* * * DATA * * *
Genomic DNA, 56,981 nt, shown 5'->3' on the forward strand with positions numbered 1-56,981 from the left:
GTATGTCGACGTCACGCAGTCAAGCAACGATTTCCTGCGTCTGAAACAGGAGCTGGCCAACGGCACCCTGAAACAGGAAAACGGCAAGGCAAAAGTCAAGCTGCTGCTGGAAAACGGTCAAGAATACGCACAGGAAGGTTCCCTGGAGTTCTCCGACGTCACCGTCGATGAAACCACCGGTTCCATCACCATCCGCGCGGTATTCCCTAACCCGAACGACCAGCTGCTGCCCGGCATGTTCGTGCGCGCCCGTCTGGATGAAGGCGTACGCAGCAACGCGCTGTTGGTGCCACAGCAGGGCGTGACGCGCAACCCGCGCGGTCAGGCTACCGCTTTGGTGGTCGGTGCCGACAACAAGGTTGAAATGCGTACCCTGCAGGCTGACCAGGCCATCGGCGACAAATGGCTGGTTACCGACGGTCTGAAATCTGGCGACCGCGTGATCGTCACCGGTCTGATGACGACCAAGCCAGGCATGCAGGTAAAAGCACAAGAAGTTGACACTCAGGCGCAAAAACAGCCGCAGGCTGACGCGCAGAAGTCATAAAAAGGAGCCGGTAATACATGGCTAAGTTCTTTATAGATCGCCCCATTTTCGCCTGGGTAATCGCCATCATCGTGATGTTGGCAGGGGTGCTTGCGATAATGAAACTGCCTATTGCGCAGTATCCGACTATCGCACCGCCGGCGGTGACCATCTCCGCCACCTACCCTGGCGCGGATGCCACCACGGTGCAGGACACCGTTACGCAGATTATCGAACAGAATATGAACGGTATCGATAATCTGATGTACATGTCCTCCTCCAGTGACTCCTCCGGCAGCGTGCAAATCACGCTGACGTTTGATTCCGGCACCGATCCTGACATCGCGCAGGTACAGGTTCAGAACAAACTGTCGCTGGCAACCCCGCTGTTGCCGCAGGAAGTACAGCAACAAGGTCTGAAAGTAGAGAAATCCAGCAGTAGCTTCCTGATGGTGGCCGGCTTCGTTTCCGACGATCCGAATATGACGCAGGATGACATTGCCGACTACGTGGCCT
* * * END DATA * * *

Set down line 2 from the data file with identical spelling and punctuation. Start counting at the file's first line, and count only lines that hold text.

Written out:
GTATGTCGACGTCACGCAGTCAAGCAACGATTTCCTGCGTCTGAAACAGGAGCTGGCCAACGGCACCCTGAAACAGGAAAACGGCAAGGCAAAAGTCAAGCTGCTGCTGGAAAACGGTCAAGAATACGCACAGGAAGGTTCCCTGGAGTTCTCCGACGTCACCGTCGATGAAACCACCGGTTCCATCACCATCCGCGCGGTATTCCCTAACCCGAACGACCAGCTGCTGCCCGGCATGTTCGTGCGCGCCCGTCTGGATGAAGGCGTACGCAGCAACGCGCTGTTGGTGCCACAGCAGGGCGTGACGCGCAACCCGCGCGGTCAGGCTACCGCTTTGGTGGTCGGTGCCGACAACAAGGTTGAAATGCGTACCCTGCAGGCTGACCAGGCCATCGGCGACAAATGGCTGGTTACCGACGGTCTGAAATCTGGCGACCGCGTGATCGTCACCGGTCTGATGACGACCAAGCCAGGCATGCAGGTAAAAGCACAAGAAGTTGACACTCAGGCGCAAAAACAGCCGCAGGCTGACGCGCAGAAGTCATAAAAAGGAGCCGGTAATACATGGCTAAGTTCTTTATAGATCGCCCCATTTTCGCCTGGGTAATCGCCATCATCGTGATGTTGGCAGGGGTGCTTGCGATAATGAAACTGCCTATTGCGCAGTATCCGACTATCGCACCGCCGGCGGTGACCATCTCCGCCACCTACCCTGGCGCGGATGCCACCACGGTGCAGGACACCGTTACGCAGATTATCGAACAGAATATGAACGGTATCGATAATCTGATGTACATGTCCTCCTCCAGTGACTCCTCCGGCAGCGTGCAAATCACGCTGACGTTTGATTCCGGCACCGATCCTGACATCGCGCAGGTACAGGTTCAGAACAAACTGTCGCTGGCAACCCCGCTGTTGCCGCAGGAAGTACAGCAACAAGGTCTGAAAGTAGAGAAATCCAGCAGTAGCTTCCTGATGGTGGCCGGCTTCGTTTCCGACGATCCGAATATGACGCAGGATGACATTGCCGACTACGTGGCCT